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Pianist Lara Driscoll reveals a magic touch on Woven Dreams, her first album as a leader. Joined by drummer Dave Laing and bassist Paul Rushka, her bandmates from her time at McGill University in Montreal, the Chicago-based composer/musician oozes musicality on the fourteen tunes captured here. “Siblings,” for example, reveals a grounding in canorous hard bop, as Driscoll emphasizes the song’s melody by playing circles around it, Rushka joins her in her travels, and Laing keeps the rhythm lively. She folds bluesy runs into the otherwise lilting “ECMT Blues,” paying perfect tribute to the titular record label’s blend of chamber and barroom, and provides sumptuous chord work on the title ballad.
Over Laing’s easy swing, “Airport Limbo” finds Driscoll making blue dissonance sound like the only logical path to take, whiel she weaves tuneful discord in and out of Rushka’s busy bass on “Trespassers.” The trio gets especially ambitious on the three-part suite “Forgiving – Black Dog Skirts Away,” an answer song of sorts to pianist Fred Hersch’s depression ode “Black Dog Pays a Visit.” Starting out with Vince Guaraldi-like balladry, the piece moves into an appropriately clangorous melody in part II, before evolving into a more peaceful drift through the cycle.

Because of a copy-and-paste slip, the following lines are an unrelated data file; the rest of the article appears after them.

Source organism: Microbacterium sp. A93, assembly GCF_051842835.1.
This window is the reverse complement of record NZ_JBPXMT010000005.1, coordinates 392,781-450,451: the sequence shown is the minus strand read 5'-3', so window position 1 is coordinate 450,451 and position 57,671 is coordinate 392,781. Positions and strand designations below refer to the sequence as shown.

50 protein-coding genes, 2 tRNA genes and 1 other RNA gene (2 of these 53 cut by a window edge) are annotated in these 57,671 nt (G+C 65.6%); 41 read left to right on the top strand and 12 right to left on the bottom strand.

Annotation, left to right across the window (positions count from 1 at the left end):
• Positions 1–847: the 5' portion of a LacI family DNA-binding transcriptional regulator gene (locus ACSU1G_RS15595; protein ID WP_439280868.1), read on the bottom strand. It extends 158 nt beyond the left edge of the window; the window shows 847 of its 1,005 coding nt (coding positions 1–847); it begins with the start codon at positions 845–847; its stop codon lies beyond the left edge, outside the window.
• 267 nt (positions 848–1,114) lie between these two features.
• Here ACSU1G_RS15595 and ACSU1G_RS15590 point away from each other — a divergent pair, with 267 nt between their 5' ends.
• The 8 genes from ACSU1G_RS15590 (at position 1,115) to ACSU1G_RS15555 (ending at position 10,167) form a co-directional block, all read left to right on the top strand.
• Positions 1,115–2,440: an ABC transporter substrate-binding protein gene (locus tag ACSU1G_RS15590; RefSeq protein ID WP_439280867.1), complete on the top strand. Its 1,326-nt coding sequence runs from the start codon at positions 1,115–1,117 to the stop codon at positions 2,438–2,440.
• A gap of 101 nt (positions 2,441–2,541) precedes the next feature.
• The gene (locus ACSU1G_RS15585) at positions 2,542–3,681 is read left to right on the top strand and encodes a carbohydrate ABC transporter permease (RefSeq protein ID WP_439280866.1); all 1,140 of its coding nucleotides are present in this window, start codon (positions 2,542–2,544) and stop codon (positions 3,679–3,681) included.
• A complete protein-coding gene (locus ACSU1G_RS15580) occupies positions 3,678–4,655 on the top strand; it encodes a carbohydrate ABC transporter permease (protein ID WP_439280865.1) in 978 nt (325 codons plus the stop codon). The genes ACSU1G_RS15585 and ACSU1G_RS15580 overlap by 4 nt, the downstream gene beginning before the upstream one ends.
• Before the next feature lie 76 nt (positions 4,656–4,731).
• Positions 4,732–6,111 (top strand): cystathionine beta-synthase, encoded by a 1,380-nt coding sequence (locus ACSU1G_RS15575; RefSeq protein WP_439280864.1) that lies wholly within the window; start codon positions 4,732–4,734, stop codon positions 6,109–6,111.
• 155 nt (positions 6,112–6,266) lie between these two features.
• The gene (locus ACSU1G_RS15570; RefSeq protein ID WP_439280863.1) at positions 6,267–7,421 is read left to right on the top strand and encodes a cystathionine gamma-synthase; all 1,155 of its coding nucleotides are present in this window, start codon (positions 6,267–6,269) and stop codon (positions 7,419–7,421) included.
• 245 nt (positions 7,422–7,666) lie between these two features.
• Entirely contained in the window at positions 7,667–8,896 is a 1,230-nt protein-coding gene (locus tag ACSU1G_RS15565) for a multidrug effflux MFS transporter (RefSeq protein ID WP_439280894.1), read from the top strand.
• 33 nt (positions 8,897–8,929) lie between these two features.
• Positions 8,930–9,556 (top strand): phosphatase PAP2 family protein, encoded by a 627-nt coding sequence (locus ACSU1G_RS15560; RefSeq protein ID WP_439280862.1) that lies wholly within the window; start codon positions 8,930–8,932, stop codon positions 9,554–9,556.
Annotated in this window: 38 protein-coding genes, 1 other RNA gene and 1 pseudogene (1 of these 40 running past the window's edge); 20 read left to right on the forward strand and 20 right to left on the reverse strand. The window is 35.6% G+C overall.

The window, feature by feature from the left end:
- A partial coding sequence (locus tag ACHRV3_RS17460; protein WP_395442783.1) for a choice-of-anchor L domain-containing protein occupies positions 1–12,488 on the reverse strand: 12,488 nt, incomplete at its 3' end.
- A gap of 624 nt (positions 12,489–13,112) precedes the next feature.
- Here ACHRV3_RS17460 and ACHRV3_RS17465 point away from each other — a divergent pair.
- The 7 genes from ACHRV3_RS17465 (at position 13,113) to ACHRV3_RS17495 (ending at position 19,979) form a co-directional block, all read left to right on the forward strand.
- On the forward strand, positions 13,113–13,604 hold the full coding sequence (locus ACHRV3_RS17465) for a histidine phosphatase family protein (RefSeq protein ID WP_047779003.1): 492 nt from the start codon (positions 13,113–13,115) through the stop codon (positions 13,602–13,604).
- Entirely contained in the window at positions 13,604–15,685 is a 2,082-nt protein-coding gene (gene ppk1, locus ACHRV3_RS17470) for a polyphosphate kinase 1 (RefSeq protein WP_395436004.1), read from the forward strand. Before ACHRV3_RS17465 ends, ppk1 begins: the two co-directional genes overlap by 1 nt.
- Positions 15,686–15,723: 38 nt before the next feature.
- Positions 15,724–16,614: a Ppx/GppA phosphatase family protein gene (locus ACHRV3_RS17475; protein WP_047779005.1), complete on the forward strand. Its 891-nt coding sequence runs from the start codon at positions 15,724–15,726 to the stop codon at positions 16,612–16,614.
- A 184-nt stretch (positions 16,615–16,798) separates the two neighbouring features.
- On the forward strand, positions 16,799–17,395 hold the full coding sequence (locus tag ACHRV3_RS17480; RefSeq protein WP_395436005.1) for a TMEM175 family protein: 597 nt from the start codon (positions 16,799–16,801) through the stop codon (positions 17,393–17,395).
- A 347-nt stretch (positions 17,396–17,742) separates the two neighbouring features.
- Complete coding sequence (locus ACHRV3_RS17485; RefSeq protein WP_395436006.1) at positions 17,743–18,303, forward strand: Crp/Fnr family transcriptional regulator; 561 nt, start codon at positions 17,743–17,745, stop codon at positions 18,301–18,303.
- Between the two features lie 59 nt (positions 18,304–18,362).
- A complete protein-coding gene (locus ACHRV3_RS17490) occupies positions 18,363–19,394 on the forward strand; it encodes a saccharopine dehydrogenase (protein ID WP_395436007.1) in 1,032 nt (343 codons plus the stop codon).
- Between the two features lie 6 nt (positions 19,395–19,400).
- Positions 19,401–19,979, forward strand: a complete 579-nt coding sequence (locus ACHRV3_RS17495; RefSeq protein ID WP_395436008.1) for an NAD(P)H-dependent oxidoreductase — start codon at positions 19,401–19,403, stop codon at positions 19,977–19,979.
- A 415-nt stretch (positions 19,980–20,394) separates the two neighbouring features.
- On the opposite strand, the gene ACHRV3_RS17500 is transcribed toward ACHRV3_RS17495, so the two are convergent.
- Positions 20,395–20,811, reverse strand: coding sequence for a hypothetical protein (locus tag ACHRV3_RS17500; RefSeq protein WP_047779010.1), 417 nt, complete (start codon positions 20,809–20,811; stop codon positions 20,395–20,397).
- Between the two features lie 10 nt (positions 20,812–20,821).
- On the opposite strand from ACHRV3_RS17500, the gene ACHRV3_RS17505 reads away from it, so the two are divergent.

Driscoll displays an equally luminous touch on her covers, with an exceptionally melodious version of the much-recorded standard “Autumn in New York,” an equally tuneful run through Antônio Carlos Jobim’s “O Morros Não Tem Vez (Favela),” a bluesy solo take on Billy Strayhorn’s “Isfahan,” and a Latinized interpretation of Cole Porter’s “Just One of Those Things.” Perfectly adept at both originals and standards, Driscoll and her trio prove themselves ready to make melodic, mellifluous noise with ease.
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